The inconvenience of a few Hoosiers outweighs the very real threat of identity theft, so the trial court was correct in denying a preliminary injunction against the Bureau of Motor Vehicle's verification of records using Social Security Administration data, the Indiana Court of Appeals ruled today.
A panel of Indiana Court of Appeals judges disagreed that an attorney was ineffective because the majority found the attorney told her client he "should" win the case whereas one judge pointed out in the record the attorney admitted to telling the client he "would" win.
In a legal dispute regarding a non-compete agreement, the Indiana Court of Appeals judges disagreed as to whether the agreement could be enforced if the former employee's clients voluntarily left and contacted him to continue to be their accountant.
Even if Indiana's public school system falls short of where it should be in providing quality education, courts aren't constitutionally able to set standards or establish a financing formula because that's a task falling solely to the General Assembly.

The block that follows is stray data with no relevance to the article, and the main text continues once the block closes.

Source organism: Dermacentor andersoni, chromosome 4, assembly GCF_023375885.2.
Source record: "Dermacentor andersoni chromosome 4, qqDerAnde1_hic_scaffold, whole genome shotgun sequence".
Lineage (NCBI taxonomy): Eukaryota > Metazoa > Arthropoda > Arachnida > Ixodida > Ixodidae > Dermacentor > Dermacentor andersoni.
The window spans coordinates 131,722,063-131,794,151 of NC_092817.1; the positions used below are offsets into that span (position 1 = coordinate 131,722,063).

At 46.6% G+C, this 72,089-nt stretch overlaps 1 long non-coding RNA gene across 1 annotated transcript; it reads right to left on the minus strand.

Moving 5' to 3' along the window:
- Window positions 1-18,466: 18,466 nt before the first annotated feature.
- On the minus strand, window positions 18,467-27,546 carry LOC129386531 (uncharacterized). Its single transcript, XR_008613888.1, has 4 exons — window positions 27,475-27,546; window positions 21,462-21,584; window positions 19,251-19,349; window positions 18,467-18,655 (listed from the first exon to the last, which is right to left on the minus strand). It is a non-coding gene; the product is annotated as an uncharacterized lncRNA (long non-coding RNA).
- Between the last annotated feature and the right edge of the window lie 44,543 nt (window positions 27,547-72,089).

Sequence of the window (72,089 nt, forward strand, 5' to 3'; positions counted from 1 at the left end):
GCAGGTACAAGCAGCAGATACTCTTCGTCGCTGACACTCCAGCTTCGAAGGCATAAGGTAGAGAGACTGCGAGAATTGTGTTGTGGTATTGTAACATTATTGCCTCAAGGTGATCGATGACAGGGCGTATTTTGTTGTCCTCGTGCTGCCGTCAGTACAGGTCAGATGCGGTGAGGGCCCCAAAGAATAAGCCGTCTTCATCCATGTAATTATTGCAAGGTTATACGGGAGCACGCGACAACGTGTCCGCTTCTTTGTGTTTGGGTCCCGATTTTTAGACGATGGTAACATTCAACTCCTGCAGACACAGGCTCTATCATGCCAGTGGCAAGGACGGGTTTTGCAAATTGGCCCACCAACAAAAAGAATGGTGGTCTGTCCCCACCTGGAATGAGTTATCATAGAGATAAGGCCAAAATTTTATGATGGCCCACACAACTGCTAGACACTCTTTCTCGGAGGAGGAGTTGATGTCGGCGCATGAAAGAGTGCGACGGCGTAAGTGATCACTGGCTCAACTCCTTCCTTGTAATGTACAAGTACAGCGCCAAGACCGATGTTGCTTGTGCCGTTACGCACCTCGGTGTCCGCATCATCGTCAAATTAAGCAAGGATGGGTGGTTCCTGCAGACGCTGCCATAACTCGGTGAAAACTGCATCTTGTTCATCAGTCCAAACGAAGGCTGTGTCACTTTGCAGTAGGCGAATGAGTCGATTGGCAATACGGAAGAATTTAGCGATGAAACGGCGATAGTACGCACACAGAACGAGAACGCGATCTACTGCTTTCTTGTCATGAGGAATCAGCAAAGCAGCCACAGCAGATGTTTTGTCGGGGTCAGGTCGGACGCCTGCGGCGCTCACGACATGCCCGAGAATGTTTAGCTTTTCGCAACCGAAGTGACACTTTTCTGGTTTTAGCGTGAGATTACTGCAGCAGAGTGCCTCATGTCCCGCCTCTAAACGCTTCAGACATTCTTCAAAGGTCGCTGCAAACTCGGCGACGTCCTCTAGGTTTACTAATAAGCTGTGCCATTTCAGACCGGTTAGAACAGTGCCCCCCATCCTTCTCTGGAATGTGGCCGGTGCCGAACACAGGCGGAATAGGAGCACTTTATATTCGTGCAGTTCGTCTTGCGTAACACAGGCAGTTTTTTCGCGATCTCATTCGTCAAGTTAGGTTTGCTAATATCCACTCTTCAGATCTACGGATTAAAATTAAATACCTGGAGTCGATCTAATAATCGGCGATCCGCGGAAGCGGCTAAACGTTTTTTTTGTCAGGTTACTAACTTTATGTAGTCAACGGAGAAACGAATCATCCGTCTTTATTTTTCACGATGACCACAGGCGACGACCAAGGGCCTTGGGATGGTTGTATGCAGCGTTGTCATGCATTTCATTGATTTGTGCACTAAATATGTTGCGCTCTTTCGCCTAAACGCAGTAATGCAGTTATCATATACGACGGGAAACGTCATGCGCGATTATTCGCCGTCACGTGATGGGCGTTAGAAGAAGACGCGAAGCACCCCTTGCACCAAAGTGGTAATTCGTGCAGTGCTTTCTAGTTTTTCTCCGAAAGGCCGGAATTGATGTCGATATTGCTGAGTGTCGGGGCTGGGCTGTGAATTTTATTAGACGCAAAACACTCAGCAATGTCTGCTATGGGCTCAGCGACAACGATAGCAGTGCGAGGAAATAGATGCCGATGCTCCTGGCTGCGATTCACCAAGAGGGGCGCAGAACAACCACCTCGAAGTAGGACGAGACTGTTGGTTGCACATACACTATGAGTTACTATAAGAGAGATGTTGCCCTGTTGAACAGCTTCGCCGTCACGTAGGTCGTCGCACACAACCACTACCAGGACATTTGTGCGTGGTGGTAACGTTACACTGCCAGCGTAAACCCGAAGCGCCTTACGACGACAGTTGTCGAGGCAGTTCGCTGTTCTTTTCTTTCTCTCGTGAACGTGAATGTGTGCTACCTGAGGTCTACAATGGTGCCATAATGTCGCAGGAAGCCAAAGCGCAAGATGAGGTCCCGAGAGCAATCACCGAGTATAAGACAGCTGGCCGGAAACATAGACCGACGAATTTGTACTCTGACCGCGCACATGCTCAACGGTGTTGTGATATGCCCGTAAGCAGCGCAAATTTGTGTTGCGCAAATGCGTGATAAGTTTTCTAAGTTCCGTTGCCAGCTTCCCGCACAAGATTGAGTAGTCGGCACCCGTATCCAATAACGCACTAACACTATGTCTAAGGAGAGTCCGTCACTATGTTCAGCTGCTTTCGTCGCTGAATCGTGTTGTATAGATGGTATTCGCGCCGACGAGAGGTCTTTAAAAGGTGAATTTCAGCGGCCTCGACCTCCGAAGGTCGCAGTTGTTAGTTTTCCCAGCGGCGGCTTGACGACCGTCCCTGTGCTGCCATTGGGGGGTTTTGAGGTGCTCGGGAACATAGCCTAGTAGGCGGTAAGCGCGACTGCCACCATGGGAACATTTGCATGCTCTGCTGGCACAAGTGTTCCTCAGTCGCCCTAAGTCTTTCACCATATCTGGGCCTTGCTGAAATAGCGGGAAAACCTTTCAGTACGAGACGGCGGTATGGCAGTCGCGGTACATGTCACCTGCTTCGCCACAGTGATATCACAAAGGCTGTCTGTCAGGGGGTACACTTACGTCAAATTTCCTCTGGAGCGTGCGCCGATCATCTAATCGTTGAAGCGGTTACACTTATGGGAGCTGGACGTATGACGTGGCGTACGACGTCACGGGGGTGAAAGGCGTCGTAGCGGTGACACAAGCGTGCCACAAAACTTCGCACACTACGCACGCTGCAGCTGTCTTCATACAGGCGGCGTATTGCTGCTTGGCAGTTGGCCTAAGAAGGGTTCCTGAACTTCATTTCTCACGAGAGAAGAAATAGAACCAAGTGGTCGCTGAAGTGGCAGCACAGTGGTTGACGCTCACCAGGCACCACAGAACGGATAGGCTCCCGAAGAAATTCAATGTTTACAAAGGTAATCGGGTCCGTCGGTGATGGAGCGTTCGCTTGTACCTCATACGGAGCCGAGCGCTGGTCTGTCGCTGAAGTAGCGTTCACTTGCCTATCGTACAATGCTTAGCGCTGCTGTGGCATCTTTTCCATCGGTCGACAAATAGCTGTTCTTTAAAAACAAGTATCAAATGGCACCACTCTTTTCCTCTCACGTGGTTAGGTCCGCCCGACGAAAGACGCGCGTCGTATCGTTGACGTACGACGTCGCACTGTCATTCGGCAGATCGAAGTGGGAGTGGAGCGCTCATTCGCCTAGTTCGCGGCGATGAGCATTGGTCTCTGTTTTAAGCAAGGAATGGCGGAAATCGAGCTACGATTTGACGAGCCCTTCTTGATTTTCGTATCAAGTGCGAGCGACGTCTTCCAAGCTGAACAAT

The majority of Indiana Supreme Court justices ruled in a parental termination case that the evidence presented didn't clearly show a mother's rights to her son should be terminated. One justice dissented because he believes an appellate court should defer to the lower court in assessing the facts of a case.
Requiring police identifications to be recorded isn't a standard the Indiana Court of Appeals is willing to adopt at the moment. A three-judge appellate panel agrees on that issue, but in a ruling today those judges disagree on a separate appeal claim about a victim's punch to the face. In Henry Lewis v. State, No. […]
The man elected Terre Haute's mayor was ineligible because of federal law to become a candidate or assume office, the Indiana Court of Appeals ruled today on an issue of first impression. As a result, a special election is needed to fill the vacancy.
The Indiana Supreme Court was split in its ruling that a trial court properly instructed a jury regarding a habitual offender finding, with the dissenters arguing the court's instruction was inadequate as compared to the defendant's proposed jury instruction.
Two Indiana Supreme Court justices dissented from the majority today in two medical malpractice suits because they believed the majority's reasoning behind the decisions that both plaintiffs' claims are time-barred would foster suspicion and doubt between health-care providers and their patients.